Respondent 2 felt that the stakeholder engagement was well entrenched in community health research at his institution, but not in clinical research. “I can see little pockets in the institution that has some expertise. But in my experience and my PCORI grant I was really on my own.” Respondent 1 reported that she was associated with a center for research on a specific disorder which has strong ongoing relationships with the affected community and a commitment to stakeholder engagement, but she could not speak to other parts of her university. Similarly, respondent 3, who was with a center for research on a specific disease and was associated with an international organization, reported that patient engagement was now institutionalized in research in his center:
So the group, when it was founded … included clinicians, included representatives from the pharmaceutical industry … included regulators from Europe and the United States … but a decade into …the group – this is about 12 years now, a number of people in leadership said, “Well, we probably should go to patients … And based on the patient involvement at that point, it - the patients said, “Well, you’re not including anything to do with fatigue or with sleep or with these other things that are actually important to us as we live with the disease… . And from that point forward, patients are actually included as an essential component of the meeting, and actually in terms of the meeting itself, patients constitute about 10% of the total representatives at any given biannual meeting.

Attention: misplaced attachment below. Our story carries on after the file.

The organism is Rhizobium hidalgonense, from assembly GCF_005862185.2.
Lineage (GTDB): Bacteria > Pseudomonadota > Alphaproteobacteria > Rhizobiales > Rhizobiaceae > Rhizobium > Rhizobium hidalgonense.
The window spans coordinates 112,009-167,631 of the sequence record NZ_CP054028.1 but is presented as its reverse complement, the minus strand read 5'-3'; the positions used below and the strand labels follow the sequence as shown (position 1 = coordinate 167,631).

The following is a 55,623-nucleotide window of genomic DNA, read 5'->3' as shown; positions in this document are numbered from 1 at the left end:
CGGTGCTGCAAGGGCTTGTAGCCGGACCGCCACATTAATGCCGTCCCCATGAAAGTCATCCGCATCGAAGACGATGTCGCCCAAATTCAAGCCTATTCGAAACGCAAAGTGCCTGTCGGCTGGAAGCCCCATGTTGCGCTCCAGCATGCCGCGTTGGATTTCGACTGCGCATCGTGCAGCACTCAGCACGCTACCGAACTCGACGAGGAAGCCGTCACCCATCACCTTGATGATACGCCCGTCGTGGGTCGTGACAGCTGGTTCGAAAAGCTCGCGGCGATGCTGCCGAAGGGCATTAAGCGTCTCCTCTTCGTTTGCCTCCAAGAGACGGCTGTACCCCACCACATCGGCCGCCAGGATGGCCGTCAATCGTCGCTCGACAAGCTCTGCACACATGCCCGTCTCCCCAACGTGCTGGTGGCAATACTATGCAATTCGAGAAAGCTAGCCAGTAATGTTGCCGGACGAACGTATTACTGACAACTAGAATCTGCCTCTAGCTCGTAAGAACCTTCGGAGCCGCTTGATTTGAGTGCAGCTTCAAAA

Respondent 5 was associated with a research and education institute within a large, vertically integrated healthcare system. He saw stakeholder-engaged research as an emerging priority within his organization:
I should also have added is that we were started by a concerned citizen organization in 1956. We’re not just nonprofit, but we’re one of the few such organizations, health systems, that has pretty much a patient, excuse me, a consumer-dominated Board of Directors.
Respondent 6 was affiliated with a medical school which has an established center for community partnership that works to generate CBPR. She felt that individual researchers’ relationships with community organizations were even more “powerful.” The school also had a Clinical and Translational Sciences Award (CTSA), which included a community engagement core. Respondent 7 was in a Department of Family Medicine which worked with practice-based research networks that had patient advisory councils; the school also had a CTSA with a community engagement core. Respondent 8 was the director of the CTSA community engagement core at her university. In that role, she worked to promote stakeholder-engaged research, but the CTSA is no longer funded and she did not believe that stakeholder-engaged research had become well established at the institution.
Many respondents indicated that leadership was critical to establishing an institutional culture that supports stakeholder-engaged research. As respondent 3 said: